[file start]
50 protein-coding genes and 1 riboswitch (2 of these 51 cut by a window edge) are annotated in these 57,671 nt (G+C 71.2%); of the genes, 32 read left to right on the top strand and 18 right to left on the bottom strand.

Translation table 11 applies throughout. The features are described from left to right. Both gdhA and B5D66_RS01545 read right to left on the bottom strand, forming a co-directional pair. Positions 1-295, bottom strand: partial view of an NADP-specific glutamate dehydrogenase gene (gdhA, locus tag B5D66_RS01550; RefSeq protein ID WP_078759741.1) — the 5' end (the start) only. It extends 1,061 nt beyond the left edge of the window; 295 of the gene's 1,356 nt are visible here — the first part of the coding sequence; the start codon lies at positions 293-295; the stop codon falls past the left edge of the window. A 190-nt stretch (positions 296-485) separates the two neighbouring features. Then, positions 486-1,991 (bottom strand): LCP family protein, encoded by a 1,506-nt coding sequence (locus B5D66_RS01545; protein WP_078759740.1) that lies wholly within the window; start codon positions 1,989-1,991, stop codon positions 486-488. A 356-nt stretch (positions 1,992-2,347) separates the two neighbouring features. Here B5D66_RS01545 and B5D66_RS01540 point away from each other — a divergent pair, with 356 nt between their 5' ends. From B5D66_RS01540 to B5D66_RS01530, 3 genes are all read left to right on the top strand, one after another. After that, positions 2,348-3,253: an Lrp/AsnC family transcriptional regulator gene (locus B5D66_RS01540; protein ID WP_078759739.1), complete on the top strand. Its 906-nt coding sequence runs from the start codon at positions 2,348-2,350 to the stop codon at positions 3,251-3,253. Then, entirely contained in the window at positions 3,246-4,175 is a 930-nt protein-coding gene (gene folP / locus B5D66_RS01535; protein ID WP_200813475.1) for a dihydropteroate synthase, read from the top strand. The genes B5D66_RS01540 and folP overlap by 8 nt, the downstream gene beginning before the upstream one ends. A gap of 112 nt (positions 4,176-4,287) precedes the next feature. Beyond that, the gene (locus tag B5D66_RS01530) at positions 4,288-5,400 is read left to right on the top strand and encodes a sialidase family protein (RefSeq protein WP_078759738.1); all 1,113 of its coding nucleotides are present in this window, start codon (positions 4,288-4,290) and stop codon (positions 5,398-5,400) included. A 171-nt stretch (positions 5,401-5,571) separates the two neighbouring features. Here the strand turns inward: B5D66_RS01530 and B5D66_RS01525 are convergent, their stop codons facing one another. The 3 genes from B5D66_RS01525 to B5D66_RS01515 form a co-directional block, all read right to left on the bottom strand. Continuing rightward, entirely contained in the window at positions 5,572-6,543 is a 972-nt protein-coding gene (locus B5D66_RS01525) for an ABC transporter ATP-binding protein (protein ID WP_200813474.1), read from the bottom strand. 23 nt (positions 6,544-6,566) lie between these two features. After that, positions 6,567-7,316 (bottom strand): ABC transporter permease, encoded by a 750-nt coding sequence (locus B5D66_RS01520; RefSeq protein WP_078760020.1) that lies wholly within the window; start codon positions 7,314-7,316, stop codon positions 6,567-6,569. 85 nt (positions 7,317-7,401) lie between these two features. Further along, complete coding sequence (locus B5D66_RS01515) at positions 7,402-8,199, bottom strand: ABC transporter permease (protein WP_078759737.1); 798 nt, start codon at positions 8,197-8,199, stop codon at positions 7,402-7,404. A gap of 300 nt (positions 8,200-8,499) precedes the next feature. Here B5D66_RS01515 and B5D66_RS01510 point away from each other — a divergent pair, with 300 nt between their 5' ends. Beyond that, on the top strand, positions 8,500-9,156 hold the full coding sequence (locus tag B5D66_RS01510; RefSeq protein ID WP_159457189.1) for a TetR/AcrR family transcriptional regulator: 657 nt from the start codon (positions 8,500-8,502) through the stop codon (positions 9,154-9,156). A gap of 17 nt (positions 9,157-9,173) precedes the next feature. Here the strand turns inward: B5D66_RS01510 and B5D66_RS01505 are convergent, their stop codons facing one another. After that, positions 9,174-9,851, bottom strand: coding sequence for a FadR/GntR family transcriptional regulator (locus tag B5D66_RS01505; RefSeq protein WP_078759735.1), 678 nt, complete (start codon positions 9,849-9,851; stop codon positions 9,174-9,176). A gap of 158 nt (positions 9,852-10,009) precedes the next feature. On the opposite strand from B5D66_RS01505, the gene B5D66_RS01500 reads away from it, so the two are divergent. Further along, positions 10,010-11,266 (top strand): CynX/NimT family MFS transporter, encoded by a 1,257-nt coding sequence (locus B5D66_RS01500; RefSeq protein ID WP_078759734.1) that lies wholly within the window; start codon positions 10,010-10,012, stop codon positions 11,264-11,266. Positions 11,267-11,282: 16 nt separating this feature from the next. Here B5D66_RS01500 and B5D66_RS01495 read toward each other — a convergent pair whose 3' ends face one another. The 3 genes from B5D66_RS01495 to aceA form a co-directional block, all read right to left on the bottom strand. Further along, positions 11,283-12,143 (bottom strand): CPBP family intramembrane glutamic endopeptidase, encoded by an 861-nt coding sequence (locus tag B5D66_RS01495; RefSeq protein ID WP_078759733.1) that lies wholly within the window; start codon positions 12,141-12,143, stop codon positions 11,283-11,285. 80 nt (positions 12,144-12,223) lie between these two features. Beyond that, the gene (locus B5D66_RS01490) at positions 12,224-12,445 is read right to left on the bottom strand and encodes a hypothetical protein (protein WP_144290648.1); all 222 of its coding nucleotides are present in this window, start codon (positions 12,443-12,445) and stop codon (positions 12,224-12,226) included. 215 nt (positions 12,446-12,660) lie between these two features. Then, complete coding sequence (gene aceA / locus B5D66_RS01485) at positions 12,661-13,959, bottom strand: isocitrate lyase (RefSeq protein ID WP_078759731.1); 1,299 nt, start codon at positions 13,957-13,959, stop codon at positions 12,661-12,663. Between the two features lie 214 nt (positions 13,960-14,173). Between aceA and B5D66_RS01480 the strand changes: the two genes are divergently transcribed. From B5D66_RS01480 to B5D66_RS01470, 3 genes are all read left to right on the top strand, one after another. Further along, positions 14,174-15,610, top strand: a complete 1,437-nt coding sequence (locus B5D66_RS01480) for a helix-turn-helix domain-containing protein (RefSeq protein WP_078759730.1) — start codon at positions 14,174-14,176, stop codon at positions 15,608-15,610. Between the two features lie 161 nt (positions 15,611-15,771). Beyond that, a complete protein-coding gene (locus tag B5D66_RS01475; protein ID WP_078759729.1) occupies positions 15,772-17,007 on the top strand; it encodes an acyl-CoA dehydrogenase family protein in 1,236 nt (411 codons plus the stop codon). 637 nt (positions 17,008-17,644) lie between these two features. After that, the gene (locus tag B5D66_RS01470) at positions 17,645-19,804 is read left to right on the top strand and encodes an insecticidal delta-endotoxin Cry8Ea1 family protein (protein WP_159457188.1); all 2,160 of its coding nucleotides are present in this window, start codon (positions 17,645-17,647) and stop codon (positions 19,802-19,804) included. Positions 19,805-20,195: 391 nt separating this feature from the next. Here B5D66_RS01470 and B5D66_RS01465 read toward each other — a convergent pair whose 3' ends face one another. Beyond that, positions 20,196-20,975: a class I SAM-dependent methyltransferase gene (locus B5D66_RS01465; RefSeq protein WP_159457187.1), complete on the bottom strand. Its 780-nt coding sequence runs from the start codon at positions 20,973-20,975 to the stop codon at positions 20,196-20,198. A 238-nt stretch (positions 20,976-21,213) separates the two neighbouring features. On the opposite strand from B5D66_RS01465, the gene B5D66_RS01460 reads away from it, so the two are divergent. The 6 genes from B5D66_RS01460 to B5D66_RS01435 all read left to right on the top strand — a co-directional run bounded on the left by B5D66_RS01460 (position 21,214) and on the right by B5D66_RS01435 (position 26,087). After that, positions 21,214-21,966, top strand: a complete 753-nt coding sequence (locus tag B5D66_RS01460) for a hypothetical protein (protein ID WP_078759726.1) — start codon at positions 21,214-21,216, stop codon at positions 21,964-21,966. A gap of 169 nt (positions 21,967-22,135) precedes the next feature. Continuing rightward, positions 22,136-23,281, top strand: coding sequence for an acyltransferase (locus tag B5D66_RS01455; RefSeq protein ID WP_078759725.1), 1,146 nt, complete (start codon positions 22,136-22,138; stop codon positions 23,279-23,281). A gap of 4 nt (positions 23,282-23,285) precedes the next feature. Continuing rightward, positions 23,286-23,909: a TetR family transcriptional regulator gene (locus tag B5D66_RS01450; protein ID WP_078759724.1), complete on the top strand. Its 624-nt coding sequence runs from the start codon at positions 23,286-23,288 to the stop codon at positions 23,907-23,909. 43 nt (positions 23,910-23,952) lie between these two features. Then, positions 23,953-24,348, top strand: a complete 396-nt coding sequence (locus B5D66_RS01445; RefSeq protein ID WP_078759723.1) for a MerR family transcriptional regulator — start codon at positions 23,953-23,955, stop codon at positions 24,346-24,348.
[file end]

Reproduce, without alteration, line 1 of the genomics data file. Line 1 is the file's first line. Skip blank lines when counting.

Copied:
50 protein-coding genes and 1 riboswitch (2 of these 51 cut by a window edge) are annotated in these 57,671 nt (G+C 71.2%); of the genes, 32 read left to right on the top strand and 18 right to left on the bottom strand.